1
$\begingroup$

Suppose $S \subset \{1,2,3,\ldots, 200\}$ such $|S|=50 $. Prove there exist a non empty subset of $S$ such that the product of its elements is a perfect square.

I have a solution, but I want to know whether there any flaw in it, because I think we could solve this question using pigeonhole too, and maybe it is the only way, but I used contradiction. I'd really appreciate if you could help me to check my solution, thanks.

Assume to the contrary it is not true, thus there is no non empty subset of $S$ such its elements' product is a perfect square. If $A \subset S$, we denote the product of its elements by $\prod A$. Now suppose $P_1,P_2,\ldots,P_{46}$ are the primes smaller than $200$. Thus, for any subset of $S$, $\prod A$ has the $P_1^{\alpha_1}P_2^{\alpha_2} \cdots P_{46}^{\alpha_{46}}$ form. Define the map $L: \prod A \to (b_1,b_2,\ldots,b_{46})$ such that $b_i=0 \iff \alpha_i \equiv 0 \pmod{2}$ and $b_i=1 \iff \alpha_i \equiv 1 \pmod{2}$. Now since there is no subset such $\prod A$ is a perfect square, there always exists an $\alpha_i$ such that it is a an odd number. We know for our map, we have at most $2^{46}$ values, and since $2^{46} \le 2^{50}-1$, there exist two distinct non empty subsets $A,B \subset S$ such $L (\prod A) = L (\prod B)$.Now we can write $$L( \prod (A- (A \cap B )) )=L( \prod A)-L( \prod (A \cap B))=L( \prod B)-L( \prod (A \cap B))=L( \prod (B- (A \cap B )) )$$ Since adding two odd numbers gives an even number and adding two even numbers gives the same result, $\prod ( (A \cup B ) - (A \cap B))$ is a perfect square which is a contradiction.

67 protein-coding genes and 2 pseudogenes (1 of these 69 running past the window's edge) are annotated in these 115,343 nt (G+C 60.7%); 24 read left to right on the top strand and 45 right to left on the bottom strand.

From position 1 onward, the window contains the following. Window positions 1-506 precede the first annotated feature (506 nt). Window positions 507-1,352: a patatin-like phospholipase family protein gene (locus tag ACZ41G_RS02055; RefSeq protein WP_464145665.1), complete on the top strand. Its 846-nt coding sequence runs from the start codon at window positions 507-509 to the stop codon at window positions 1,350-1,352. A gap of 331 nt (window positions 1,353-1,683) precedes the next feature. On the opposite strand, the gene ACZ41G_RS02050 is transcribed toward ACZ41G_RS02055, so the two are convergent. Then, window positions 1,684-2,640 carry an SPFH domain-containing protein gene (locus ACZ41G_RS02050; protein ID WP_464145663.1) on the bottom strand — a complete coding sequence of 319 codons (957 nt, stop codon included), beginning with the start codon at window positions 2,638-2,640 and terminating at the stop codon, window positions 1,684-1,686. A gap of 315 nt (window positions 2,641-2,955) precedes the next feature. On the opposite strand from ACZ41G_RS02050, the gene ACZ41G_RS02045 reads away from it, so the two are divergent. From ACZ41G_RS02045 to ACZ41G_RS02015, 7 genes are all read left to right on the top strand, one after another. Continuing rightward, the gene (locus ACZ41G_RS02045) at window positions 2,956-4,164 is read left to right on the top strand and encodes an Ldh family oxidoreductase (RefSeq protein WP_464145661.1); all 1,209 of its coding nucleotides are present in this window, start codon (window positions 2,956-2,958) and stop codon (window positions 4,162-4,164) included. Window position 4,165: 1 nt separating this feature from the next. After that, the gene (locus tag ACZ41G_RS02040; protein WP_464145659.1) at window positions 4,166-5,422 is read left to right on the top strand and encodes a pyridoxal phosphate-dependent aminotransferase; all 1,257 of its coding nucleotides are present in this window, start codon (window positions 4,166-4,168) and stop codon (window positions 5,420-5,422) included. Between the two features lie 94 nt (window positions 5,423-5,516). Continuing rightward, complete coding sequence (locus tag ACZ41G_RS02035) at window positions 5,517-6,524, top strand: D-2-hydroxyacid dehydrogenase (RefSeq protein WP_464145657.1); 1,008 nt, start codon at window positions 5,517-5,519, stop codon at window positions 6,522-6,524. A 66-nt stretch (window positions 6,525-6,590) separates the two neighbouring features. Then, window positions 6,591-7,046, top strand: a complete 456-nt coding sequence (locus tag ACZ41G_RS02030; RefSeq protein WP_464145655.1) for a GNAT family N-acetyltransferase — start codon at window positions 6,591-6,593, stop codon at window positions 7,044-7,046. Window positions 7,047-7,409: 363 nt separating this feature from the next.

$\endgroup$
  • $\begingroup$ Do you assume that $\prod(A \cup B) = \prod(A) \cdot \prod(B)$? $\endgroup$ – Fabio Somenzi May 18 '19 at 18:39
  • $\begingroup$ @ Fabio Somenzi ,yes $\endgroup$ – Wiliam Mikayla May 18 '19 at 18:43
  • $\begingroup$ Consider $\{2,3,5\}$ and $\{5,6\}$. Then $\prod(\{2,3,5,6\}) = 180$, but $\prod(\{2,3,5\}) = \prod(\{5,6\}) = 30$. $\endgroup$ – Fabio Somenzi May 18 '19 at 18:55
  • $\begingroup$ you right but $L(\prod(\{2,3,5\})) \neq L( \prod(\{5,6\}))$ $\endgroup$ – Wiliam Mikayla May 18 '19 at 19:00
  • $\begingroup$ I think if $A \cap B = \phi $ we can say what i mentioned , so i guess i need to clear $A \cap B \neq \phi $ case , right? , i guess i should replace my equation with $\prod ( (A \cup B ) - (A \cap B))$ $\endgroup$ – Wiliam Mikayla May 18 '19 at 19:07
1
$\begingroup$

This is almost correct: When you do $\Pi (A\cup B)$ it should really be $A\otimes B $ where the symbol in the middle means XOR. (think about why this is needed). Otherwise, it looks good!

$\endgroup$

Your Answer

By clicking “Post Your Answer”, you agree to our terms of service, privacy policy and cookie policy

Not the answer you're looking for? Browse other questions tagged or ask your own question.